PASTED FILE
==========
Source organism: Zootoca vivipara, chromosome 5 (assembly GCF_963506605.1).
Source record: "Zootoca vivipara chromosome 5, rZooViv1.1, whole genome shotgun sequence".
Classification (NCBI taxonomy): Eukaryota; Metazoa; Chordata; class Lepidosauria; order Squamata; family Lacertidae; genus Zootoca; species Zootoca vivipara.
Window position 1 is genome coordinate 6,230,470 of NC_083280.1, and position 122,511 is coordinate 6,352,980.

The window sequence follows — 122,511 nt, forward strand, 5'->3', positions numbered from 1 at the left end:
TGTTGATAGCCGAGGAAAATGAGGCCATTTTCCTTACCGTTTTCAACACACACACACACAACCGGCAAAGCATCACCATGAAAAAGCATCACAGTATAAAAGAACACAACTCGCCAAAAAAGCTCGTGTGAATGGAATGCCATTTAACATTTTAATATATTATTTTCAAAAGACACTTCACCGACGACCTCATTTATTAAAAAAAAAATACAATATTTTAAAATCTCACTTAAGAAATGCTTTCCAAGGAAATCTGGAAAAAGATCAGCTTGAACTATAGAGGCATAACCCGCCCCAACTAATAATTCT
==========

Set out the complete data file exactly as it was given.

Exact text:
Source organism: Zootoca vivipara, chromosome 5 (assembly GCF_963506605.1).
Source record: "Zootoca vivipara chromosome 5, rZooViv1.1, whole genome shotgun sequence".
Classification (NCBI taxonomy): Eukaryota; Metazoa; Chordata; class Lepidosauria; order Squamata; family Lacertidae; genus Zootoca; species Zootoca vivipara.
Window position 1 is genome coordinate 6,230,470 of NC_083280.1, and position 122,511 is coordinate 6,352,980.

The window sequence follows — 122,511 nt, forward strand, 5'->3', positions numbered from 1 at the left end:
TGTTGATAGCCGAGGAAAATGAGGCCATTTTCCTTACCGTTTTCAACACACACACACACAACCGGCAAAGCATCACCATGAAAAAGCATCACAGTATAAAAGAACACAACTCGCCAAAAAAGCTCGTGTGAATGGAATGCCATTTAACATTTTAATATATTATTTTCAAAAGACACTTCACCGACGACCTCATTTATTAAAAAAAAAATACAATATTTTAAAATCTCACTTAAGAAATGCTTTCCAAGGAAATCTGGAAAAAGATCAGCTTGAACTATAGAGGCATAACCCGCCCCAACTAATAATTCT